UN Security Council refrains from condemning Turkey

The UN Security Council discussed Turkey’s intensifying offensive against Kurdish militias and the worsening humanitarian crisis in Syria but did not condemn or demand an end to the sensitive Turkish operation. (AFP)
Updated 23 January 2018
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UN Security Council refrains from condemning Turkey

UNITED NATIONS: The UN Security Council discussed Turkey’s intensifying offensive against Kurdish militias and the worsening humanitarian crisis in Syria on Monday but did not condemn or demand an end to the sensitive Turkish operation.
Already scheduled to hear a report from UN aid chief Mark Lowcock on his recent visit to Syria, at France’s request the Security Council also touched on the latest Turkish offensive as well as the Syrian campaign in Idlib and Eastern Ghouta.
Turkish President Recep Tayyip Erdogan has vowed no stepping back to the air and ground offensive seeking to flush out the People’s Protection Units (YPG) militia from its enclave of Afrin, despite concern from Ankara’s allies and neighbors.
“It was of course part of the conversation,” French Ambassador Francois Delattre said of Afrin after the closed-door talks at UN headquarters in New York.
“The call for restraint, I believe, was widely shared during the discussion,” he added, saying that France was “attentive to the security of Turkey, its territories and its borders.”
US Ambassador Nikki Haley did not attend the meeting in person, a diplomatic source said.
Turkey’s operation “Olive Branch” is sensitive as Washington relied on the YPG to oust militants from Daesh from their Syrian strongholds and the Kurdish militia now holds much of Syria’s north.
Western capitals fear the campaign against the YPG could shift the focus away from eliminating Daesh after a string of successes in recent months.
“It’s vital to keep the unity of the allies in what remains the number one priority, which is the fight against terrorism and against Daesh in particular,” Delattre stressed, using another term for the Daesh militant group.
“The number one party responsible for the humanitarian tragedy in Syria is the Syrian regime,” he added. “The number one tragedy happening before our eyes happens in Eastern Ghouta and Idlib.”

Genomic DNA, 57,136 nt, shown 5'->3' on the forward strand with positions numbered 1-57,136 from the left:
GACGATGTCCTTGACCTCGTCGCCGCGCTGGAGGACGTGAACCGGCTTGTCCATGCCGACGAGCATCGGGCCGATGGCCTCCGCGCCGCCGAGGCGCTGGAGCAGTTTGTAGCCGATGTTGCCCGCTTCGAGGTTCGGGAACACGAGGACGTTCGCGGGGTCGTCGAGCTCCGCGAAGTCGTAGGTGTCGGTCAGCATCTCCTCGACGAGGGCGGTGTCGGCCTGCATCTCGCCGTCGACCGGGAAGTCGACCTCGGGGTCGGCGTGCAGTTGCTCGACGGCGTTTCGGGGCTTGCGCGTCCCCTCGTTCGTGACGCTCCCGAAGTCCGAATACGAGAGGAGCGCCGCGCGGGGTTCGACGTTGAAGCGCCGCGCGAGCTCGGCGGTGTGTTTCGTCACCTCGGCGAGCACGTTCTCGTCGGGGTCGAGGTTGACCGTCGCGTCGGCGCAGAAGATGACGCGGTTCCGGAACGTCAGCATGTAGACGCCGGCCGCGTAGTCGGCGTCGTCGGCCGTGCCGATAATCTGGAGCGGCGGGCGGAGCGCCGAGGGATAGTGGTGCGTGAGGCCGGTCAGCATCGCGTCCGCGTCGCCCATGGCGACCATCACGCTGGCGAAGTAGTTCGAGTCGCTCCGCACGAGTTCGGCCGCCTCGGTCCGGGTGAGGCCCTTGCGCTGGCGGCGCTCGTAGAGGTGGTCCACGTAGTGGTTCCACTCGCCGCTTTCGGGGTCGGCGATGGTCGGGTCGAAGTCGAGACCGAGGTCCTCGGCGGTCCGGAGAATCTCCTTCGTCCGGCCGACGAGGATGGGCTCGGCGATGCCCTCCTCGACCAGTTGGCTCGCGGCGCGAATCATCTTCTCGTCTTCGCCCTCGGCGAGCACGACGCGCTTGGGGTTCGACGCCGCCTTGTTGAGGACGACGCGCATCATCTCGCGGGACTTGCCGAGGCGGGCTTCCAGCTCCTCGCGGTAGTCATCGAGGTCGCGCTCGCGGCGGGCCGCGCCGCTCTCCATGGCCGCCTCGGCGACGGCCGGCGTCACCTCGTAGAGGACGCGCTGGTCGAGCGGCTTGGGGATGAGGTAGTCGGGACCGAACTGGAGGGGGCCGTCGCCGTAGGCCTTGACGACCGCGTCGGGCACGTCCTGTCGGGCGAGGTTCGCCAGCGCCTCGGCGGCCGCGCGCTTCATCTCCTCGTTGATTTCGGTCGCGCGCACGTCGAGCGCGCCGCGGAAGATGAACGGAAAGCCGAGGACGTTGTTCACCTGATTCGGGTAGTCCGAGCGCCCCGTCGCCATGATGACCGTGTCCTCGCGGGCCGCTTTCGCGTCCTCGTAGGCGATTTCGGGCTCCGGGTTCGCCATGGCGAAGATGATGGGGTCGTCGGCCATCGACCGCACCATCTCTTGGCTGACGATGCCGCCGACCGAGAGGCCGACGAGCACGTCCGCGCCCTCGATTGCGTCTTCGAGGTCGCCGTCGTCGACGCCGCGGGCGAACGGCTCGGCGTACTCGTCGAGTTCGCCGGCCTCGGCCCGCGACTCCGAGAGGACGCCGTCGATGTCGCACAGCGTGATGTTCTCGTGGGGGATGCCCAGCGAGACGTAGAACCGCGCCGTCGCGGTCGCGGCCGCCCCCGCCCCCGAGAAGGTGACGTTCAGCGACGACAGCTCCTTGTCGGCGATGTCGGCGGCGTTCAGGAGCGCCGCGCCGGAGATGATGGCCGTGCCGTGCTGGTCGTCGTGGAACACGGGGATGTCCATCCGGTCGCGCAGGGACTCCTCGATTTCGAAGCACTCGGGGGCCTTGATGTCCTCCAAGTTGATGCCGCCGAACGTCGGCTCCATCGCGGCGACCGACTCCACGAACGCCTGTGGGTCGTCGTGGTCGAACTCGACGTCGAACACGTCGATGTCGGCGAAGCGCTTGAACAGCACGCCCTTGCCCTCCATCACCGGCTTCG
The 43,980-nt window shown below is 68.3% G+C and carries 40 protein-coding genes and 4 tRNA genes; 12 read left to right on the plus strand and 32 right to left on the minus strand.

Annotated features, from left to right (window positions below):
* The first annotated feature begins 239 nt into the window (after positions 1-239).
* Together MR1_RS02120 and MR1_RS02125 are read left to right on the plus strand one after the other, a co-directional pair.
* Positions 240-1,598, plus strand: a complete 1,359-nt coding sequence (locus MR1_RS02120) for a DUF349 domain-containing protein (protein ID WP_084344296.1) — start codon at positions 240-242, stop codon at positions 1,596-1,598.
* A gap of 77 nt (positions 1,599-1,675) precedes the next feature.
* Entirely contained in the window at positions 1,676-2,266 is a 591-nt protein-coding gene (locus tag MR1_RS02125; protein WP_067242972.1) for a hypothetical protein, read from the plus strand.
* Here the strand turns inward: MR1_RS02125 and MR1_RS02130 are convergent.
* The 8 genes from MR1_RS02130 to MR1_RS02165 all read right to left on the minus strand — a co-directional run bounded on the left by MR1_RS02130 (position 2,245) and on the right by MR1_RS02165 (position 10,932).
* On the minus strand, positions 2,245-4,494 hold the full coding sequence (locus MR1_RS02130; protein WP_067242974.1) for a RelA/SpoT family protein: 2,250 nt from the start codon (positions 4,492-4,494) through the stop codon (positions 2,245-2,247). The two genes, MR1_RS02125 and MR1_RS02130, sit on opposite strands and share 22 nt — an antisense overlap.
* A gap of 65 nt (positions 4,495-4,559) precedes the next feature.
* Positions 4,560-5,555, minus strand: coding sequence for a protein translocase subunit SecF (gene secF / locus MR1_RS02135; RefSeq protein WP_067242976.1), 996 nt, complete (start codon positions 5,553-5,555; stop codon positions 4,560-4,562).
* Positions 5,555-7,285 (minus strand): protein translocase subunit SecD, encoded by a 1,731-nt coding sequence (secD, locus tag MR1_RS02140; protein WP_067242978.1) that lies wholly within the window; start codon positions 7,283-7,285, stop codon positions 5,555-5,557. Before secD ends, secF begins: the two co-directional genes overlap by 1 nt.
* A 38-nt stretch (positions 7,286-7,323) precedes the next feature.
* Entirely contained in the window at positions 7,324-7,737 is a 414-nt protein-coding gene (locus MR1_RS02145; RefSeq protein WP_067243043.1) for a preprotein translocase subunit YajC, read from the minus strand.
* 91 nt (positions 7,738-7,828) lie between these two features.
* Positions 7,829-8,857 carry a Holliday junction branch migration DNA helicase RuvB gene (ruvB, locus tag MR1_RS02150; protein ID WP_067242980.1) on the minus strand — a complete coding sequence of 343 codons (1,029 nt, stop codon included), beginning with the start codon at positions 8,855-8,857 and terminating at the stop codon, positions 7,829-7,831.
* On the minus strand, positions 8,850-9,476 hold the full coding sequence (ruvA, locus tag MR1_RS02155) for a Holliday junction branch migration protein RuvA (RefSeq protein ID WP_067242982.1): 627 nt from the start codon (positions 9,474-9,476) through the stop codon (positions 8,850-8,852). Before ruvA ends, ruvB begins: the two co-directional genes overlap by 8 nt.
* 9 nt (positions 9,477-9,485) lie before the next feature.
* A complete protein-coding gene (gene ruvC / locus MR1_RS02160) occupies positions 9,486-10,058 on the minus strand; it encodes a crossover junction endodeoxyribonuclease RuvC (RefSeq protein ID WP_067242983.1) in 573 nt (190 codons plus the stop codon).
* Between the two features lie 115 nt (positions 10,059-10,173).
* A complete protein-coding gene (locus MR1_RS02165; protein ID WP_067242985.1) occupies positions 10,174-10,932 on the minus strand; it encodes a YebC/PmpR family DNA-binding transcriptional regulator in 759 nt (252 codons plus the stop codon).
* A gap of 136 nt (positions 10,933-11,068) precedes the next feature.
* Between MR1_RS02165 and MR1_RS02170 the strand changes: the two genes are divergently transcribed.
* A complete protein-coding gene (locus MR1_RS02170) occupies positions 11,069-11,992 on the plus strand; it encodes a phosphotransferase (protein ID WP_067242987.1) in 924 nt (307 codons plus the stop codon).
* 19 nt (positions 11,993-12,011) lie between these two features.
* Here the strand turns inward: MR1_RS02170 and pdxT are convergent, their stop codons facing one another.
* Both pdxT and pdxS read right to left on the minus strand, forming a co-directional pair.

“If things continue this way, Eastern Ghouta might be the new Aleppo in terms of humanitarian disaster,” Delattre added.
Turkey considers the YPG a terror group and the Syrian offshoot of the Kurdistan Workers’ Party which has waged a three-decade insurgency against the Turkish state.
Russia and the United States have expressed concern about the operation, which Erdogan said Turkey had discussed in advance with Russia and Moscow was in “agreement.”


US accepts Assad staying in Syria — but will not give aid

Updated 18 December 2018
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US accepts Assad staying in Syria — but will not give aid

  • James Jeffrey said that Assad needed to compromise as he had not yet won the brutal seven-year civil war
  • Trump’s administration has acknowledged, if rarely so explicitly, that Assad is likely to stay

WASHINGTON: The US said Monday it was no longer seeking to topple Syrian President Bashar Assad but renewed warnings it would not fund reconstruction unless the regime is “fundamentally different.”

James Jeffrey, the US special representative in Syria, said that Assad needed to compromise as he had not yet won the brutal seven-year civil war, estimating that some 100,000 armed opposition fighters remained in Syria.

“We want to see a regime that is fundamentally different. It’s not regime change —  we’re not trying to get rid of Assad,” Jeffrey said at the Atlantic Council, a Washington think tank.

Estimating that Syria would need $300-400 billion to rebuild, Jeffrey warned that Western powers and international financial institutions would not commit funds without a change of course.

“There is a strong readiness on the part of Western nations not to ante up money for that disaster unless we have some kind of idea that the government is ready to compromise and thus not create yet another horror in the years ahead,” he said.

Former President Barack Obama had called for Assad to go, although he doubted the wisdom of a robust US intervention in the complex Syrian war. and kept a narrow military goal of defeating the Daesh extremist group.

President Donald Trump’s administration has acknowledged, if rarely so explicitly, that Assad is likely to stay.

But Secretary of State Mike Pompeo warned in October that the US would not provide “one single dollar” for Syria’s reconstruction if Iran stays.

Jeffrey also called for the ouster of Iranian forces, whose presence is strongly opposed by neighboring Israel, although he said the US accepted that Tehran would maintain some diplomatic role in the country.

Jeffrey also said that the US wanted a Syria that does not wage chemical weapons attacks or torture its own citizens.

He acknowledged, however, that the US may not find an ally anytime soon in Syria, saying: “It doesn’t have to be a regime that we Americans would embrace as, say, qualifying to join the European Union if the European Union would take Middle Eastern countries.”